The dairy sector in India flourished on the back of a cooperative movement as the producers are small farmers, not big farms. Good physical infrastructure in Gujarat allowed the societies to focus on milk production, training members and enabling them to seek credit to buy cattle. Everything from veterinary services, supply of cattle feed, facilities for artificial insemination, collection of milk based on quality, insurance for the cattle, processing of milk and brand building fell in place. The expansion of market was achieved through adding new products such as milk, butter, cheese, milk powder and chocolates. Joining RCEP would have been disastrous for this sector. India is currently the largest producer as well as consumer of milk and milk products. The need here is to focus on breed improvement and consumption. The consumption is increasing at 4.8% and demand is anticipated to reach 180 million tonne by 2021, so will contribute a big way in addressing malnutrition. The market to trigger the sector can also be assisted by ensuring that milk is included in the mid-day meal programme diet. A similar approach has paid rich dividends in poultry, fisheries and different crops.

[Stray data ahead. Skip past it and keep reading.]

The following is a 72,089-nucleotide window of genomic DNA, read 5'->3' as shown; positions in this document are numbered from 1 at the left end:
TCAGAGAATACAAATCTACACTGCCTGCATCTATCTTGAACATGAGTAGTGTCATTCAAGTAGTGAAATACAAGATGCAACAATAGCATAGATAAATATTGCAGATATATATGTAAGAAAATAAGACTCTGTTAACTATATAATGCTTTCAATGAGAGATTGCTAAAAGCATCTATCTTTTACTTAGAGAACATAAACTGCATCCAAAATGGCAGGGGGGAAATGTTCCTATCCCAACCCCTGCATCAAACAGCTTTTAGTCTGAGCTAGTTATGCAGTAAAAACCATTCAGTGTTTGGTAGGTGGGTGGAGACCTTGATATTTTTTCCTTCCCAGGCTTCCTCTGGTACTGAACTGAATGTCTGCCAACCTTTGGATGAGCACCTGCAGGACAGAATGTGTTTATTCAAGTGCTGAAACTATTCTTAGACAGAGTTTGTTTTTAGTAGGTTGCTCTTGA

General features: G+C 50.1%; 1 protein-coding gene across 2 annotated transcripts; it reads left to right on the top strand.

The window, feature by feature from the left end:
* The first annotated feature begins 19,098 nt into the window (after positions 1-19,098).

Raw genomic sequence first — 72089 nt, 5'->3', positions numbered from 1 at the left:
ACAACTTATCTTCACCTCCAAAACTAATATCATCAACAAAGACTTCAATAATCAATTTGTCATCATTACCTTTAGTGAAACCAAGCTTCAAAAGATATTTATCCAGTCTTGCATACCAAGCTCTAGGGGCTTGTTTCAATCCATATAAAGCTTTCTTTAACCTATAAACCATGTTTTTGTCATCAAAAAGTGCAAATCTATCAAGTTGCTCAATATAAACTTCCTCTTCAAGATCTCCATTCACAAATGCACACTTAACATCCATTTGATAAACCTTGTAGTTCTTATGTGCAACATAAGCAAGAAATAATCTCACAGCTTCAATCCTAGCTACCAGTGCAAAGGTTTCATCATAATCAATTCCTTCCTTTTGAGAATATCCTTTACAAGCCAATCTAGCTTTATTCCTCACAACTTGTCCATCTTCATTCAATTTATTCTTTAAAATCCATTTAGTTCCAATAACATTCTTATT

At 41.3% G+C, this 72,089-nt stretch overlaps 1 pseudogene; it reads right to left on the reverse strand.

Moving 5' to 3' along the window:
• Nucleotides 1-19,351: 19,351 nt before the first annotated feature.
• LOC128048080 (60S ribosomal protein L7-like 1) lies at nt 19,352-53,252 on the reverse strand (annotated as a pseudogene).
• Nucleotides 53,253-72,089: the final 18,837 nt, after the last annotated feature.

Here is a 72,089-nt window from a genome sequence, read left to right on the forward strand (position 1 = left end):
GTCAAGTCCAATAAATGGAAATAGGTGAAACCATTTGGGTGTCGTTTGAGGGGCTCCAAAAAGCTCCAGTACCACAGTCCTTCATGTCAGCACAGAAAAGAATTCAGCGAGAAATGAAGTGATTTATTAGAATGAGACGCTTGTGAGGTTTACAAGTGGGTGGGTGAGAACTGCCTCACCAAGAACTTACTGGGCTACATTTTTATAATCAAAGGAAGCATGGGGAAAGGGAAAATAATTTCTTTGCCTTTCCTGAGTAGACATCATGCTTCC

There is another case study in the case of steel. India is second largest producer and will continue to be the same with an investment to a tune of Rs 10 lakh crore and provide employment to nearly 21 lakh people. The sector is not export dependent and half of the producers are MSMEs. Steel industry has always been a cyclical one but managed to weather the current slowdown. The sector is still suffering from uncertainties. The consumption is now growing at 5.6% and with better infrastructure in terms of fast trains, good road, sports, housing and drinking water will put the sector in high-growth path. The biggest challenges are delay in auction of coal and iron ore mines, cheap imports and high input cost.
Coking coal can be replaced by coal gasification or natural gas, but the policies are not in place to encourage this and cut the import bill. The drivers of high steel demand are railway networks, ship building, defence manufacturing, auto sector, capital goods industry, pipeline networks, power, construction and infrastructure – all sectors key to economic growth. The credit cost is 12% in India while in China Japan and Korea it is 5.6%, 1.5% and 3.7% respectively.

Thus, steel sector expanded from 85 million tonne capacity to 104.98 MT and the IBC resolution was feasible only because of the holistic approach followed by the sector. The modern technologies have made steel a green industry and thus the focus must be on encouraging wealth creation and for triggering manufacturing growth. India needs to become self-sufficient in capital goods manufacturing to ensure sustained growth and to avoid foreign exchange leakage.

The two examples amply demonstrate the benefits of the holistic approach. India’s growth story suffered for long from ad hoc decision making and time has come to take the bull by the horn.